us thankful hearts... in this season of Thy Thanksgiving. May we be thankful
for health and strength, for sun, and rain and peace... let us remember
that true gratitude and appreciation shows itself neither in independ-ence
nor satisfaction but passes the gift joyfully on in larger and better
- W.E.B. Du Bois, from "A Grateful Heart," edited by M.J. Ryan
Whats in the box this week:
... and if you have an extra-fruit share:
Dried apples and fresh apples
Stay tuned for monthly newsletters, to come during the off (winter) season,
to keep everyone abreast of the upcoming 2002 season!
I cant believe I am writing my last newsletter of the season. As
I sit in front of the computer this chilly Monday morning, it is the first
time I truly realize that weve made it through another season. Thoughts
race through my mind like the "Leonids" streaking across the
night sky, as I try here to summarize the farms 6th seasonal dance.
Farming is an act of trust in nature, and we cant take a good harvest
for granted. Like farmers everywhere in the world, I am filled with thankfulness
that our hard work has been rewarded by a bountiful harvest. The most
gratifying feeling, though, is that the earth and food we grow is not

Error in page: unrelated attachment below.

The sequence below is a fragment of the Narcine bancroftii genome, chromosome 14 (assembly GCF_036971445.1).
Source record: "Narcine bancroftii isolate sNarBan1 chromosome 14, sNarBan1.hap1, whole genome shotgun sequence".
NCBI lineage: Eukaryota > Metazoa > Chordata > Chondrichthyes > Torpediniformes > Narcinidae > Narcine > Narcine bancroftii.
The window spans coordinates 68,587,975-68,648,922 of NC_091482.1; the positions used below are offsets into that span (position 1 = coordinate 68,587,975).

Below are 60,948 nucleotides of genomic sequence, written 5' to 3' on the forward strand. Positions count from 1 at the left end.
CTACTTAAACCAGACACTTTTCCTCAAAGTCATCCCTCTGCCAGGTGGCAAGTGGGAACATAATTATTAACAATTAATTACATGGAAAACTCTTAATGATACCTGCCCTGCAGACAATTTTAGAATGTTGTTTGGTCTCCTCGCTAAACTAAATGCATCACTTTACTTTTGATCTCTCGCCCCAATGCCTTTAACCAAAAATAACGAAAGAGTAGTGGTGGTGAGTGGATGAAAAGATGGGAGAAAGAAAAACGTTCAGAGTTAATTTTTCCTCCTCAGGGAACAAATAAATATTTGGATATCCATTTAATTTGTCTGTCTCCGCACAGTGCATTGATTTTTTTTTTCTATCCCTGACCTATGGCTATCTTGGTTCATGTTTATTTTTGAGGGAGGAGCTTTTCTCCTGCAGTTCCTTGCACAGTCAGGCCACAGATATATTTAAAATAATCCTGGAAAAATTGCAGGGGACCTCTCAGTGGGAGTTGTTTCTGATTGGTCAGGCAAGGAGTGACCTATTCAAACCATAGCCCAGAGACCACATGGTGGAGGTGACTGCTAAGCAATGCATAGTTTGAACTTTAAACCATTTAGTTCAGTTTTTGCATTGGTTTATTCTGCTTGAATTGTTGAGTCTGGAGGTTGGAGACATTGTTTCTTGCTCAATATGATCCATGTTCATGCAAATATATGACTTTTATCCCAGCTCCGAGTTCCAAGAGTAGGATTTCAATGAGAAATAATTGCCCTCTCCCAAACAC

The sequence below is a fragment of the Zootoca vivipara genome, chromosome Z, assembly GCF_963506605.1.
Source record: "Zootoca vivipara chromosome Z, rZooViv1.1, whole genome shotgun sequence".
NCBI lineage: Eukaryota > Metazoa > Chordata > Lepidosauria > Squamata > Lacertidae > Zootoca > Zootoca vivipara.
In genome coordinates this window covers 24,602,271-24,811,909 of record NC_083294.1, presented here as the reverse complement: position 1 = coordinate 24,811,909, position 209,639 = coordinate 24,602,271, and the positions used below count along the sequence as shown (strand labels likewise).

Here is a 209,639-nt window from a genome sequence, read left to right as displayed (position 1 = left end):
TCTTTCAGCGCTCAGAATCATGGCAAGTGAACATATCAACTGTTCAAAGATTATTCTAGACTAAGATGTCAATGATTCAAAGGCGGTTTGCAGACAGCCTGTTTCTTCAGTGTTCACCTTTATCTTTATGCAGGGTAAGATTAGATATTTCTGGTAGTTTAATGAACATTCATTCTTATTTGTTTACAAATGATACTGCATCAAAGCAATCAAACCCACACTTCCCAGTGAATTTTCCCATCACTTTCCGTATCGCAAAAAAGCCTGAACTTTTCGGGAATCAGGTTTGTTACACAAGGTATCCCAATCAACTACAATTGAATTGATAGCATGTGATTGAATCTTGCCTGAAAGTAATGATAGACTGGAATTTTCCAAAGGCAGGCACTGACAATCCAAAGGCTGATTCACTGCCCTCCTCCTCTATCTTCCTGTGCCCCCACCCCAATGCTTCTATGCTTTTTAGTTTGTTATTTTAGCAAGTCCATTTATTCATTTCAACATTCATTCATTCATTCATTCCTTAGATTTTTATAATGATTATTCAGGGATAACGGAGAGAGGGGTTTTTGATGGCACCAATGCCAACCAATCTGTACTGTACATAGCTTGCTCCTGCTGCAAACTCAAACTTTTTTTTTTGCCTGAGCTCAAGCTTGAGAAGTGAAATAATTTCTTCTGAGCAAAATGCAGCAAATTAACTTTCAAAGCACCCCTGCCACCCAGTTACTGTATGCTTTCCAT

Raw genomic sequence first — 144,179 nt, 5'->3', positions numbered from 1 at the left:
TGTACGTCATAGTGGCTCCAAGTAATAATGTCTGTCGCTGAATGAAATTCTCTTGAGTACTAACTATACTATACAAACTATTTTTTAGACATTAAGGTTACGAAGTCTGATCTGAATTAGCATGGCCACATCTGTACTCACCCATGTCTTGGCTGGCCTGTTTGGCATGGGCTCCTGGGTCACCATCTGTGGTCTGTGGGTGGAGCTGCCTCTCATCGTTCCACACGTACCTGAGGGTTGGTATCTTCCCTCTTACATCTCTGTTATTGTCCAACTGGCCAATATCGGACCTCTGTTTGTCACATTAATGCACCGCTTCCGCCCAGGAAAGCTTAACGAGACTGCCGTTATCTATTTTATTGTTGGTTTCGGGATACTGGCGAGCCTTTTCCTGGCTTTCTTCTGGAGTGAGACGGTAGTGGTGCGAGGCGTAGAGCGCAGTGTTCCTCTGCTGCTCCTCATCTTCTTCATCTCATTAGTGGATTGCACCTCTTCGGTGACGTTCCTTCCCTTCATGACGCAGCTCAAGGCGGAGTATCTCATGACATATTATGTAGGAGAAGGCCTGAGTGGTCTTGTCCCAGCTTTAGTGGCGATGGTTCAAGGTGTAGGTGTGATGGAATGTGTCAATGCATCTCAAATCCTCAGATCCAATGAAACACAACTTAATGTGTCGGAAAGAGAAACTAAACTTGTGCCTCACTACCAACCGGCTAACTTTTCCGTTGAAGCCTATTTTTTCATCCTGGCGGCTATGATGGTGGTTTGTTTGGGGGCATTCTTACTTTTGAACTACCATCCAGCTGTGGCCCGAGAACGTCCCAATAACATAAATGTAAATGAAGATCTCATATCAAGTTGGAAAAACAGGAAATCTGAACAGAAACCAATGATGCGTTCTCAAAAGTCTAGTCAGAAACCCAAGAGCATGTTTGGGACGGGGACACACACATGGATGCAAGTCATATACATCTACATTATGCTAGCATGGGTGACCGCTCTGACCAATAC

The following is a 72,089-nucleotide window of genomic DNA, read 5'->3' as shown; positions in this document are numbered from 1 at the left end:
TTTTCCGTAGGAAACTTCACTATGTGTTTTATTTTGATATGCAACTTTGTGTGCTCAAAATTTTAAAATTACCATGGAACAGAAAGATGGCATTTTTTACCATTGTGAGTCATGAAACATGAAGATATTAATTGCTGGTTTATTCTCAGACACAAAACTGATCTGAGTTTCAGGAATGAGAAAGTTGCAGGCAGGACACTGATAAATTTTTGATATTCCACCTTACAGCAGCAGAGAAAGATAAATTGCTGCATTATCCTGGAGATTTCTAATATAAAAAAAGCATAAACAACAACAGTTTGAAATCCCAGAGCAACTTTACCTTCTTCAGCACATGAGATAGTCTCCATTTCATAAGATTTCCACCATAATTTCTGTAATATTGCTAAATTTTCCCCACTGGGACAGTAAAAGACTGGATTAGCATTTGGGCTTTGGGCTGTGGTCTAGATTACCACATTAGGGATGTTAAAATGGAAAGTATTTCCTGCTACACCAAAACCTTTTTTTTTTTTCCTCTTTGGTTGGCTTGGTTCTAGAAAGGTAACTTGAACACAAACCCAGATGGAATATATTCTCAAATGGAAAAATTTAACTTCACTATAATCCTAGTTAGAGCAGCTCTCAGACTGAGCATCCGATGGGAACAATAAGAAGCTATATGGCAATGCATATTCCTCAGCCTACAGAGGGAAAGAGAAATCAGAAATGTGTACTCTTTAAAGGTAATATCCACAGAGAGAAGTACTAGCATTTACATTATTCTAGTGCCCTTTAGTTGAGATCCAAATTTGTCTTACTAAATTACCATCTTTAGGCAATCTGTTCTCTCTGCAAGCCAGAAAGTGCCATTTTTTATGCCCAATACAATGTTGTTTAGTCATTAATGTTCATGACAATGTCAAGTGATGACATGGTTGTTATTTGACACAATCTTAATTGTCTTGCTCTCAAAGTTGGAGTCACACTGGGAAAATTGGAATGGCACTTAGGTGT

linked to the highest price it fetches in the marketplace -- but rather
it directly nourishes the very people that make the operation of this
farm possible. Thank you everyone for your support and participation this
year. From all of us here at the farm we wish you a peaceful, and love-filled
Although things will now slow down for us in the fields, we have a long
list of projects that will keep us busy this winter. There's repair and
maintenance needed on all our farm machinery, small construction jobs
like fixing roofs, building a small kitchen in the barn and new tables
for the greenhouse, and developing a new record-keeping database. We are
also exploring how we can provide more affordable housing for some of
our workers. Many farm workers are forced to leave the Pajaro Valley because
of the high cost of living. But the sustainability of a farm depends on
its workers, and therefore it is imperative that we find ways to help
our own workers maintain a decent and affordable lifestyle.
LOOKING AHEAD TO NEXT SEASON... We hope to be sending monthly '(Com)Post'
news to you during the winter. After compiling all the survey information
we will develop our new schedule, prices, and program description for
next year. As many of you have indicated an interest in the Early Season
share, we plan to start the 2002 CSA the first week in April.
This season's most memorable experiences for me have been the community
events. I am left with images of children embarking on foraging adventures
around the farm, reemerging periodically with smiling, red-stained mouths
from eating strawberries and raspberries, tomato seeds splattered over
their shirts and pants, soil stains on hands, knees and faces, and carrying